A Long Term Investment is a Short Term Trade Gone Good!
Have you heard the phrase: “A long-term investment is a short-term trade gone wrong!”? It refers to many people’s natural tendency to hold on to an initially poorly performing trade in the hope that it eventually recovers; thus promoting it inadvisedly from a speculative “trade” to a serious “investment”.
When it comes to winners, novice traders tend to do the opposite: they bank their profits quickly, because it feels nicer to bank a profit than to crystallise a “paper” loss. Some successful traders do this too, but this unfortunate fact doesn’t help me to make my point
The end result is that you end up with a portfolio of losers which never recover, while the winners that you let go prematurely just keep on winning.
When not trading or writing articles, I publish books and e-books. When I see that some of my publications are selling well while others aren’t, I turn my marketing efforts to the ones that need most help, right? Wrong! I’ve found the best approach to be to plug the best sellers more and more as they keep on selling, and to let the “dead wood” publications fall by the wayside. And so it is with stocks.
Run Your Winners; Cut Your Losses
When a stock price is heading higher and higher, it’s best to keep on holding and maybe even pyramiding while protecting some of the accumulated profit with a stop order. A rising stock will most likely (but not definitely) keep on rising, and the sky is the limit.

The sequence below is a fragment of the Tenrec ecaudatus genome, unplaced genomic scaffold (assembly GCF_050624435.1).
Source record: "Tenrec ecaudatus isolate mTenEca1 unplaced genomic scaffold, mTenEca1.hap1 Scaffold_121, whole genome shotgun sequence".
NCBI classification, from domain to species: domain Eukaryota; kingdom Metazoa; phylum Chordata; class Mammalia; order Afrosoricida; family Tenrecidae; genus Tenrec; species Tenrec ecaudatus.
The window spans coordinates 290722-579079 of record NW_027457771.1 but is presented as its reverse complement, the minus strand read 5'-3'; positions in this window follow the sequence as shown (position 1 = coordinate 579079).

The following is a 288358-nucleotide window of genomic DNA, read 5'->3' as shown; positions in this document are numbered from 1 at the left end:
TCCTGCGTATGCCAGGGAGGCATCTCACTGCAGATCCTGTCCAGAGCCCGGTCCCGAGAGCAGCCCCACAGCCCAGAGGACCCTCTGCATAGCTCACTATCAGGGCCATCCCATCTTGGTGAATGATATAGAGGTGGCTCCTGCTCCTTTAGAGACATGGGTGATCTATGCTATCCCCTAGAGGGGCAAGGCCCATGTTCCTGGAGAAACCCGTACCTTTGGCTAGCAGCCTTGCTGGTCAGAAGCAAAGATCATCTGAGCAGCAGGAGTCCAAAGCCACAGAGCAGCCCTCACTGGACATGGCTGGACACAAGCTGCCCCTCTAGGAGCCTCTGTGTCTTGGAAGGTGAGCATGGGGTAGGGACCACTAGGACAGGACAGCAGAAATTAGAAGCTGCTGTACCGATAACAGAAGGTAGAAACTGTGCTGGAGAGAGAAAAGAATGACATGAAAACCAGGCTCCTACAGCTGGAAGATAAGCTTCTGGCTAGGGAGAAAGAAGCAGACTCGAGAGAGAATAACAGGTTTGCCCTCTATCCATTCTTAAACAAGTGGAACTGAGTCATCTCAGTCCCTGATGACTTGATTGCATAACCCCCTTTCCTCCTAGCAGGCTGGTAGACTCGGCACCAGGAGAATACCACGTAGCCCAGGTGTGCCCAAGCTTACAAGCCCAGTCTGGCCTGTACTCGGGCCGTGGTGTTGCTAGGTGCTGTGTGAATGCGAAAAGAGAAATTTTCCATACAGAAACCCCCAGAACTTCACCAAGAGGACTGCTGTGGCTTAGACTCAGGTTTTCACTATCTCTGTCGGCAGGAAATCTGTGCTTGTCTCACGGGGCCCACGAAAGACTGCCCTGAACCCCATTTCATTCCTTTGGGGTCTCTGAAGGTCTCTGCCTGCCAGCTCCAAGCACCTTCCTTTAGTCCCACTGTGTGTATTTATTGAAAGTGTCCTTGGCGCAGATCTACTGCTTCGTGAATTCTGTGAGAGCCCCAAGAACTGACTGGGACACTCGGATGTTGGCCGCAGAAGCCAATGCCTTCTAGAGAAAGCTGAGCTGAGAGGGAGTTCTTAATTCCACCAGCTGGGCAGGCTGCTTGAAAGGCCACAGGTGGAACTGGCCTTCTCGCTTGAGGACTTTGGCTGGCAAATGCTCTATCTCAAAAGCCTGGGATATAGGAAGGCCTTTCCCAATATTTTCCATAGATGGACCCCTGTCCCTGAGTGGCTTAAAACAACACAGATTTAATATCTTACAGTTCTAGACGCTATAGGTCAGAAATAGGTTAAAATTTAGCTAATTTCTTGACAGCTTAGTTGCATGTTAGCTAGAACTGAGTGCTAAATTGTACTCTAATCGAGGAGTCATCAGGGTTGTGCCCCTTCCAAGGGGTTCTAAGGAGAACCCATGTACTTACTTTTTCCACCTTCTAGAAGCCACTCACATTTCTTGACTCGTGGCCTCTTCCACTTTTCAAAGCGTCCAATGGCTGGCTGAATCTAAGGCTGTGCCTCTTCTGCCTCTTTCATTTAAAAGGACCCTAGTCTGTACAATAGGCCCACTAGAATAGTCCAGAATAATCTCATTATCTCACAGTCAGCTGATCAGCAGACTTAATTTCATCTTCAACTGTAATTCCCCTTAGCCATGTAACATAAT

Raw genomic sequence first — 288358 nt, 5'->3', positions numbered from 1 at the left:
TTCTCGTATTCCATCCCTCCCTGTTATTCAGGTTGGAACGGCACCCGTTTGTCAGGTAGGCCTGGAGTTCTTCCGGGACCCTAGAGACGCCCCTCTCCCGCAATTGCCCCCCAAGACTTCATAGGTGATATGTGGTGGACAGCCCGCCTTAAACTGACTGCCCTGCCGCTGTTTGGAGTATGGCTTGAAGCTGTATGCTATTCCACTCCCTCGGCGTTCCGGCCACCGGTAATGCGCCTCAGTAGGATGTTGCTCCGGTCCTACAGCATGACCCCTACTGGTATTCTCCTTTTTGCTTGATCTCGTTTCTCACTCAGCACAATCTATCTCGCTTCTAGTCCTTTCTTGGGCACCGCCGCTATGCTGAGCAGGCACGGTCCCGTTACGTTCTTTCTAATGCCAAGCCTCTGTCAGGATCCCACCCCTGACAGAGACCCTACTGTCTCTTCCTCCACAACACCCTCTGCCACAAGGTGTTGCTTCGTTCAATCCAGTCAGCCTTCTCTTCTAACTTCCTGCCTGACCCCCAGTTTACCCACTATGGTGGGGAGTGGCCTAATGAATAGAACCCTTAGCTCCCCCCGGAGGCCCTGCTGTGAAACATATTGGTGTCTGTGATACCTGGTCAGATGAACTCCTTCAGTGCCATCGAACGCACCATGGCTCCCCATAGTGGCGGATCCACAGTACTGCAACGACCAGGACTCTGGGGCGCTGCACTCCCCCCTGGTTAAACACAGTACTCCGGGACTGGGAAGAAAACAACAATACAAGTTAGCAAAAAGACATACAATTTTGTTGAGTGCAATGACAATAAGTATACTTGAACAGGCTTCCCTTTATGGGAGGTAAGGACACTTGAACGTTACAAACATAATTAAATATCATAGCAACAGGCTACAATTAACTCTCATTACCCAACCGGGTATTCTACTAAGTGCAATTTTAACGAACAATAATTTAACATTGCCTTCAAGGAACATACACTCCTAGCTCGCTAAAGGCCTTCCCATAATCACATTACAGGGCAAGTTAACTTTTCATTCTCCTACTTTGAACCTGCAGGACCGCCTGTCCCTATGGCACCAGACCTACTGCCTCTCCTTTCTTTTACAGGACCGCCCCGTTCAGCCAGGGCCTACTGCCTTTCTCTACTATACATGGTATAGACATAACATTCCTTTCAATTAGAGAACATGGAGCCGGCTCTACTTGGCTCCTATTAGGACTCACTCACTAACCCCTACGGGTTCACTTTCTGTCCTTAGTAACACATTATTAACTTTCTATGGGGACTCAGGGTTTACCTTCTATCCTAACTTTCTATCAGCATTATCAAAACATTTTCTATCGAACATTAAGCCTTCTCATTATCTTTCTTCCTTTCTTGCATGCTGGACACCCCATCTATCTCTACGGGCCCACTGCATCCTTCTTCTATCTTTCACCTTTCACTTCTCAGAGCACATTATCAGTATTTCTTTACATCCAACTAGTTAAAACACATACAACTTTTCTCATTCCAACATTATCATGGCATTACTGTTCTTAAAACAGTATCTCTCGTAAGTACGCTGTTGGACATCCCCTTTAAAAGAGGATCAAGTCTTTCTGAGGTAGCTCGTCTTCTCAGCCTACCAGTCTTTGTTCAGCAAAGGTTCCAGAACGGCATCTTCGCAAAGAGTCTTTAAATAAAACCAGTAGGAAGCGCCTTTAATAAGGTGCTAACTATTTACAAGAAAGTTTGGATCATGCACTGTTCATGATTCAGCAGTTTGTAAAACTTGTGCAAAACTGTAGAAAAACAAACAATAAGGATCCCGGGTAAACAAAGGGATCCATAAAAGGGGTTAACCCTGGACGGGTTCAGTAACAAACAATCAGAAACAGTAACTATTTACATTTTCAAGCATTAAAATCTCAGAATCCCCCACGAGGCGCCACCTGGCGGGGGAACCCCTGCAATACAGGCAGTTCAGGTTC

When a stock price is going lower, it’s best to cut your loss until such time as you might be able to buy even lower.
While you can’t control how much profit you will make (you just have to try and hang on in there) you can control how much loss you take!
The Short Term Trade Gone Good
My philosophy is to treat every new position as a short-term trade, with a view to getting out quickly for a small loss if it goes the wrong way. He who trades and runs away lives to trade another day.
If my short term trade goes the right way, I’ll hang on to it for as long as I possibly can… thereby promoting it from a “trade” to an “investment”. So for me:
“A Long Term Investment is a Short Term Trade Gone Good!”
Here is an example of a recent short term trade gone good (on Tullett Prebon) thus rendering it a long term investment. It’s not a recommendation for you, so note the risk warning.
Tony Loton is a private trader, and author of the book “Position Trading” (Second Edition) published by LOTONtech.